14 & 15 November (Part I)
What do we deem as luxuries in life? And by the same token, is not the everyday things we take for granted, that becomes precious in its own right?
We arrived back at Nossob by mid-afternoon and by some touch of magic, camping site 19 was available, dark with shade. After seeing mirages formed by the heat – ostriches prancing on the horizon like Dali paintings, we were happy to head for the pool. It was almost impossible to do good photography in 43 degrees – one could clearly see distortions on the thumbnail, which meant that an enlarged picture would even look worse.
At the pool we were soon joined by familiar faces, and the discussion went in the obvious direction – sightings and experiences. Since we had left Nossob for Grootkolk and Gharagab, sightings had become scarce. Our lion encounter at Grootkolk sparked a whole river of memories, and so the conversation flowed whilst we were cooling down.
A late afternoon drive to Marie’s Gat yielded a lot of tracks, cheetah, hyena, jackal and lion – but it was curiously quiet. A lone eland stood on the bank of the Nossob river across from the water hole, unsure of its safety, and that was the sum total of our sightings
A restless night at Gharagab had us in the rooftop tent by 21:00. The heat was taking its toll. Partner laughingly referred me back to our time at Table Mountain National Park where I said that I could not wait to go back to KTP to feel warmth again. The human spirit is amazing – we can take a moment in our lives and make it good. I remembered the freezing temperatures we experienced in the Western Cape and then realized that the heat was not so bad – at least we could open all the tent flaps and sleep underneath the light of stars and the moon…
During the night the warm breeze cooled down to such proportions that a cotton sheet was simply not enough, thus a full-scale blanket search ensued. Going down the stairs of the rooftop half asleep is one thing. Meeting two Black Backed Jackals unexpectedly was enough to wake me for the rest of the night. Yes, the rascals come into the camp and scavenge on whatever they can get. A headache for the staff and one which will never go away. We are the visitors to their world after all, and jackals will continue to do what jackals do.
We woke as day was graying in the east – it was the first time in many days that the morning air had a slight chill to it. Perhaps our bodies were so acclimatized to high temperatures that a ten degree drop made us shiver. We left as the gates opened as we were intending to travel to Dikbaardskolk picnic site for work that still needed to be done there.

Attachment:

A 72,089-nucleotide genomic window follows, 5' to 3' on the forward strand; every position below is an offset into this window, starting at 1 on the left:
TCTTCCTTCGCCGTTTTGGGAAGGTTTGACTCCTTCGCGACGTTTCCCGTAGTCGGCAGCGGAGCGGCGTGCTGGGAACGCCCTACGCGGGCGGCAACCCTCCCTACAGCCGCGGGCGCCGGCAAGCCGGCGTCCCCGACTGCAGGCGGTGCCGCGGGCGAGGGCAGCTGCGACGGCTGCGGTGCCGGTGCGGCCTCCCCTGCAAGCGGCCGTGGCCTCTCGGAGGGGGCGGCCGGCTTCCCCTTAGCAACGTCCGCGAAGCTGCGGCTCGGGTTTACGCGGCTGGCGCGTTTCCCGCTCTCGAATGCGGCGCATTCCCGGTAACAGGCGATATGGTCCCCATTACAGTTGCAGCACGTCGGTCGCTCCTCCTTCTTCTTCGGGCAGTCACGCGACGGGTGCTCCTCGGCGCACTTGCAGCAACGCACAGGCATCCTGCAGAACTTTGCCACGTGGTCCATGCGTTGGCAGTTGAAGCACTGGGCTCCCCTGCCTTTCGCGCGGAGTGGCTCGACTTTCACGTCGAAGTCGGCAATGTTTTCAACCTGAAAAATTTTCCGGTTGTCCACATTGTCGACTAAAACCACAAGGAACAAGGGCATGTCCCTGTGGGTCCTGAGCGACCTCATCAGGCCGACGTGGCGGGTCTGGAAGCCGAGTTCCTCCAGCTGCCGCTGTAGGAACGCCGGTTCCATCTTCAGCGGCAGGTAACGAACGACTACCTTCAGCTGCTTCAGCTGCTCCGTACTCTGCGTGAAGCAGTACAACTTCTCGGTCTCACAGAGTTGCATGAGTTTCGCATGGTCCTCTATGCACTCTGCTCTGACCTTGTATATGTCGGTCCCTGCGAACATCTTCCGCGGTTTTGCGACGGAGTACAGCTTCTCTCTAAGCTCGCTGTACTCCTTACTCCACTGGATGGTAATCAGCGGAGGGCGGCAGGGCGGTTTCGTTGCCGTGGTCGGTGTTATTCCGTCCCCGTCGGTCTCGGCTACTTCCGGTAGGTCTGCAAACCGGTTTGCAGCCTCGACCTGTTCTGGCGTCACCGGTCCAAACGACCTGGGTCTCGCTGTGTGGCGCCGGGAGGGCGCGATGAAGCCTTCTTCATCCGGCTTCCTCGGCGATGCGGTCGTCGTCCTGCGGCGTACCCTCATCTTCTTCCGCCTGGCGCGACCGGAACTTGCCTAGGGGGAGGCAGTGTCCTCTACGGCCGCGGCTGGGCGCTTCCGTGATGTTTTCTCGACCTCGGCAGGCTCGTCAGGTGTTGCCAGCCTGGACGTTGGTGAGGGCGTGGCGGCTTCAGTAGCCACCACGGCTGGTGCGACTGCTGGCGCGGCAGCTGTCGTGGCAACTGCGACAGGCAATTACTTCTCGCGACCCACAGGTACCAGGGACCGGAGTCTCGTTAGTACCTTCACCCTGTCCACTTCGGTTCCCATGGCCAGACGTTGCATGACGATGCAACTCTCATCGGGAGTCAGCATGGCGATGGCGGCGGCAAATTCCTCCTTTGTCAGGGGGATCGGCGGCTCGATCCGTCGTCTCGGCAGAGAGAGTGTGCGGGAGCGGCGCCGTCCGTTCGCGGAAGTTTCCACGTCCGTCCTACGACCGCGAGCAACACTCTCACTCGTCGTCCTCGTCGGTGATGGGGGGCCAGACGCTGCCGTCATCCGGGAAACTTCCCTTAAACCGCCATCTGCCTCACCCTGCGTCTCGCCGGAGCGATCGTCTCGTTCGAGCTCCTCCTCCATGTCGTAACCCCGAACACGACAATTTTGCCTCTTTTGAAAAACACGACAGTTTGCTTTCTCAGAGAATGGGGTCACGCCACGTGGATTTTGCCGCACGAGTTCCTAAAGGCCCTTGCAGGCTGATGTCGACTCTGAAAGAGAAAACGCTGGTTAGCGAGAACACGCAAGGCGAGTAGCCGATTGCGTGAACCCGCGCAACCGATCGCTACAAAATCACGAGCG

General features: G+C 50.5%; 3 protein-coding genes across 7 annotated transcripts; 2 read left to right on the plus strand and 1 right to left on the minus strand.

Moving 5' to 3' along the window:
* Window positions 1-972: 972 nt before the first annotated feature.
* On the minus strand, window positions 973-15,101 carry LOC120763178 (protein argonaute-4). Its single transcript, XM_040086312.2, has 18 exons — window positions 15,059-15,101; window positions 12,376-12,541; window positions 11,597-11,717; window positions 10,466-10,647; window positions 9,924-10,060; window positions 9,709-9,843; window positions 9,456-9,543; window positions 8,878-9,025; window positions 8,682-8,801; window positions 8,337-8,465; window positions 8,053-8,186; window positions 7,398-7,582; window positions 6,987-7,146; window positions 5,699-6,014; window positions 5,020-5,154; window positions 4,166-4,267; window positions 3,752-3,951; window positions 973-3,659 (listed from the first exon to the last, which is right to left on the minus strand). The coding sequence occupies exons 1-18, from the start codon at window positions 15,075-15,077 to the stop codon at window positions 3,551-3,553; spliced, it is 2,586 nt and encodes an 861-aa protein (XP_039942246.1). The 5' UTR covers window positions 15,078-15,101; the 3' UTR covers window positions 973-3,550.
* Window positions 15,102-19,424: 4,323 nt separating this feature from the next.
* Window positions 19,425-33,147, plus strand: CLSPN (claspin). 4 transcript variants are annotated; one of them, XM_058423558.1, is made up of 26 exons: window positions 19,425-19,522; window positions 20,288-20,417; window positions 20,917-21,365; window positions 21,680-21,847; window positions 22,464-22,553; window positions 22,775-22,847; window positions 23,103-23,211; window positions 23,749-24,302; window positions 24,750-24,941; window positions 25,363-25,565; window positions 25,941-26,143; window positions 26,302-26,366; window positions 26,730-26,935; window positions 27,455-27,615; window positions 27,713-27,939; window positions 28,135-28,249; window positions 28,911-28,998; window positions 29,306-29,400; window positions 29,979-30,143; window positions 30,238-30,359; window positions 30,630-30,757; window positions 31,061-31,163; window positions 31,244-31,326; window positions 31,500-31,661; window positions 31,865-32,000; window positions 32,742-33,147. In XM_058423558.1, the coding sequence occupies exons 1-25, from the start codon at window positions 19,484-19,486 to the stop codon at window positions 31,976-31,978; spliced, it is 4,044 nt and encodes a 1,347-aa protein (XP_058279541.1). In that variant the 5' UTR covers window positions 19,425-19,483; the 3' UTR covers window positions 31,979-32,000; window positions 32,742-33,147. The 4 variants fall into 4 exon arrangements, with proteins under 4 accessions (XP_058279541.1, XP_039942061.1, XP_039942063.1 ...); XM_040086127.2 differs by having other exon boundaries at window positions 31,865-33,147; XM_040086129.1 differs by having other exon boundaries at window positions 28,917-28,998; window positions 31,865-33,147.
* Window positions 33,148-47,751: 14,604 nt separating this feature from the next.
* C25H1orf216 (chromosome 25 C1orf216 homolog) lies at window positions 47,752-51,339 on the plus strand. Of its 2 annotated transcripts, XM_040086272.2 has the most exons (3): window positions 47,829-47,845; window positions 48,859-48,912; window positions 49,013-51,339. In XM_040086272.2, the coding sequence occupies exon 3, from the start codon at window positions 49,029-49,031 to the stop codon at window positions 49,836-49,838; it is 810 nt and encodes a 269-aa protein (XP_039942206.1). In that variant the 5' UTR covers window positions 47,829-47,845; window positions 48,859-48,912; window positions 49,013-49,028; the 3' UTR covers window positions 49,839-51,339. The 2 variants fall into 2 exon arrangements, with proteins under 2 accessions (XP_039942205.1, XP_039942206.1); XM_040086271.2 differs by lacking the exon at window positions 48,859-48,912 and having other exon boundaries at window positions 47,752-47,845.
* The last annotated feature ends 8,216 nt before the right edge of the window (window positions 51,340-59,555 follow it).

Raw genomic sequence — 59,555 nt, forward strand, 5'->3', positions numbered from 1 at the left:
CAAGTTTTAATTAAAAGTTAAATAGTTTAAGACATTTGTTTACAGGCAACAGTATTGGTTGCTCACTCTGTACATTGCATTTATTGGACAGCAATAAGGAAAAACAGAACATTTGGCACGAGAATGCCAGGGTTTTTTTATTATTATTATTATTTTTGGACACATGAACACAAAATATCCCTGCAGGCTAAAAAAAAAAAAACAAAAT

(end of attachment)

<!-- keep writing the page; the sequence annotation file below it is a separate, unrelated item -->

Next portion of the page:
Needless to say that we took Marie’s Loop on our way there. We were the only vehicle on the Loop – it seemed as if everyone at Nossob was heading in the direction of Kwang where lions were sighted the previous day.
A few meters into the loop had partner doing the caracal STOP! All he could utter was; CHEETAH…! I looked in disbelief, finally the enigmatic spotted one presented itself a few meters from us in the gentle light of morning. And we were all alone…with a female cheetah and three cubs who were being taught about the discipline of the bush. A half an hour later we were a kilometer into the loop, following them as they cautiously progressed in the direction of the waterhole. A few cars caught up with us and followed in tandem, respectful of such an incredible sighting, no one wanted to put a foot wrong to disturb these magnificent animals.
After almost an hour, they had progressed to the water hole where the female took a small sip of water and carried on. The cubs were lagging behind to quench their thirst. Partner clicked away and sighs of delight filled the vehicle as the young ones posed. The mother stopped and glanced over her shoulder in the direction of the romping cubs, which immediately had them on their way in her direction. They continued on their mission for another 400 meters and then flopped down underneath the shade of a Camel thorn, but rest did not come. After a few minutes, the female jumped up and in a flash – almost too quick for the eye to comprehend what had happened – caught a rabbit. Four hungry cheetahs shared a tiny rabbit in less than one minute. We watched them as they settled down and started to groom themselves, having the luxury of a few moments of relaxation before heading for cover from the ever-roaming lions and merciless summer sun.
It was time for us to turn around, to greet our “family” in Nossob as it was our last visit there on our journey for 2008. We were heading for Bitterpan wilderness camp and then the Auob river. It is sometimes hard to say goodbye and yet, the knowing smiles of the staff said everything – they knew that it was only a matter of time before we would be standing in the very same place again. After all, they were certainly not handing out vials of Kalahari antidote…
I bade Nossob goodbye as I closed the gate behind me with a lump in my throat. The tracks of a set of bare feet crossed over the last evidence of the jackal’s visit to the camp. Something of me stayed behind, but there was so much inside of me that came along. Simplicity, appreciation for life and a stillness in my soul that I will carry like a precious gift and unwrap in moments of solitude. Life as it is meant to be, and its wisdom waiting here in desert where we only need to open our hearts…
The road to Bitterpan lay ahead – another exploration into the heart of the red sand dunes. There was an excitement inside me I could not define, and with this feeling, we negotiated our first dune, one of many that awaited two people on a journey of dreams…